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How to Put Your Clients First...

Small but subtle differences in the way you interact with clients can make all the difference when it comes to securing new and repeat business.

In this article we highlight some key behavioural mistakes which can affect your ability to establish strong working relationships.

Who Comes First When Introducing Clients?

Should you say: “Can I introduce my boss, Mr. Stevens. Mr. Stevens, this is Ms. Toney, our new client?”

This is a subtle, but key mistake. The client is the most important person and should come first. So the correct way of phrasing this is: "Ms. Toney, this is my boss, Mr. Stevens." Not only will this be more warmly received, but it will put the client on the front foot in the introduction and subsequent conversation.

Who Goes First When Entering a Room? 

You, the host, should enter the room first. The client may be uncertain of where to sit, or be concerned about protocol. If you're in the room first, you can direct visitors as they enter.

Should You Introduce Yourself?

Absolutely. Do not wait for an uncomfortable atmosphere to develop. Even if you're shy, you should be as forthcoming as possible.

What if You Have Forgotten a Clients Name?

If you can not remember a name, it is dangerous to avoid tackling this problem. Firstly, you will be concerned throughout a conversation of being discovered. Secondly, if another joins the conversation the situation could deteriorate as the client will expect you to introduce yourself, but you will be unable to do so.

There are a number of ways to get round this:

  • You can say your name when approaching. This will prompt them to say their name, and it will also help them in the event they have forgotten your name
  • Just be honest about it: “My mind has just gone blank, your name is? Of course it is. Thank you Dan"
  • If you haven't yet approached the client, find a colleague who can remind you discreetly of their name

When in conversation with a client, try to say their name deliberately at least three times whilst looking directly at them. The chances of remembering their name the next time you meet will improve dramatically.

What is the Right Distance to Stand When in Conversation?

About three feet is the right distance. Much further away, and you would be talking too loudly; any closer and you may unwittingly invade personal space. Distance does depend on the culture you are engaged in, so whilst this is true for most Western countries, if you are travelling further afield, it may be useful to seek guidance on cultural differences.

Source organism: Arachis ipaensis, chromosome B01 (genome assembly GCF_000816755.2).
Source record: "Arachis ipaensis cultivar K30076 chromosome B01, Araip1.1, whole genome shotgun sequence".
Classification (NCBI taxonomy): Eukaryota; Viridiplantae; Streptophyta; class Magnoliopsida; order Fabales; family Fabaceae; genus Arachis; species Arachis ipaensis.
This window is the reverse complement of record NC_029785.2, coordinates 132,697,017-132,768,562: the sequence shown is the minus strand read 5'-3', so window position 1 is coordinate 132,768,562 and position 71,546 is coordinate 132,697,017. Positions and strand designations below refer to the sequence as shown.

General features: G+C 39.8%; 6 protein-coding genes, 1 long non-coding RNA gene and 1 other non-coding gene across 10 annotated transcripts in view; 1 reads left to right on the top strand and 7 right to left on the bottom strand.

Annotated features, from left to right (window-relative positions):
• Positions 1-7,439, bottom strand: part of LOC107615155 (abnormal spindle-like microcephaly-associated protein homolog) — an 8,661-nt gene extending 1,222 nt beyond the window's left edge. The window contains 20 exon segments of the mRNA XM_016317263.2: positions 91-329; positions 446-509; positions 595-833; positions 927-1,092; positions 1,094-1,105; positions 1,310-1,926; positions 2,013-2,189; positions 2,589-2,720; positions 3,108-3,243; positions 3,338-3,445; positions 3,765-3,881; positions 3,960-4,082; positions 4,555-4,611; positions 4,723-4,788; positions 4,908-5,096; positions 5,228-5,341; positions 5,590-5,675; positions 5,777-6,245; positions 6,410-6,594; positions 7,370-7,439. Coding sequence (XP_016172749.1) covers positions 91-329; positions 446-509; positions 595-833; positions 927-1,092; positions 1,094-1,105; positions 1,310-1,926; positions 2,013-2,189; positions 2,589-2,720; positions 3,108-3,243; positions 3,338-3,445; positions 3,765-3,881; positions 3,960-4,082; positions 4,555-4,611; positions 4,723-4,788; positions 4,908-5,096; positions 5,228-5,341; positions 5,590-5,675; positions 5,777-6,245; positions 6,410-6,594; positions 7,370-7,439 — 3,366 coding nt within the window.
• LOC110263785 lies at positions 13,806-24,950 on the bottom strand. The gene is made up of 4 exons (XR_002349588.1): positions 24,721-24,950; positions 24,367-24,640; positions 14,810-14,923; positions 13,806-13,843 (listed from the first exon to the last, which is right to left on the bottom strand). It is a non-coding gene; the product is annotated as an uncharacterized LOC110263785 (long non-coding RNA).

How Do You Introduce Clients in Conference Calls?

It's even more critical to announce all present when having a conference call. Ideally to cover name, role and any relevant areas of expertise or responsibilities. If someone joins the conference call late, then they should be introduced at the earliest available opportunity.

Should You Interrupt Phone Calls?

You must allow phone calls to take their natural course and therefore avoid interruption at all costs. The only two reasons to disrupt is either if you need to relay a message specifically related to that particular client conversation, or if there's something desperately urgent or critical to bring to the attention of the caller. Otherwise, you need to be patient and wait for the call to finish.

Should You Keep Your Mobile On During Client Meetings?

It is extremely rude to take phone calls when meeting with clients. It is the best way of ensuring they feel unimportant. If you are waiting for an urgent call, give your phone to a trusted colleague and brief them on fielding the call in question. If they have to, they allow them to come into the meeting to interrupt, but make sure that they are equipped to field the call and only to interfere in the most serious of situations.

By following these steps and putting your clients first you can be confident that they will feel valued when in your company. This is the first step towards client satisfaction and retention.

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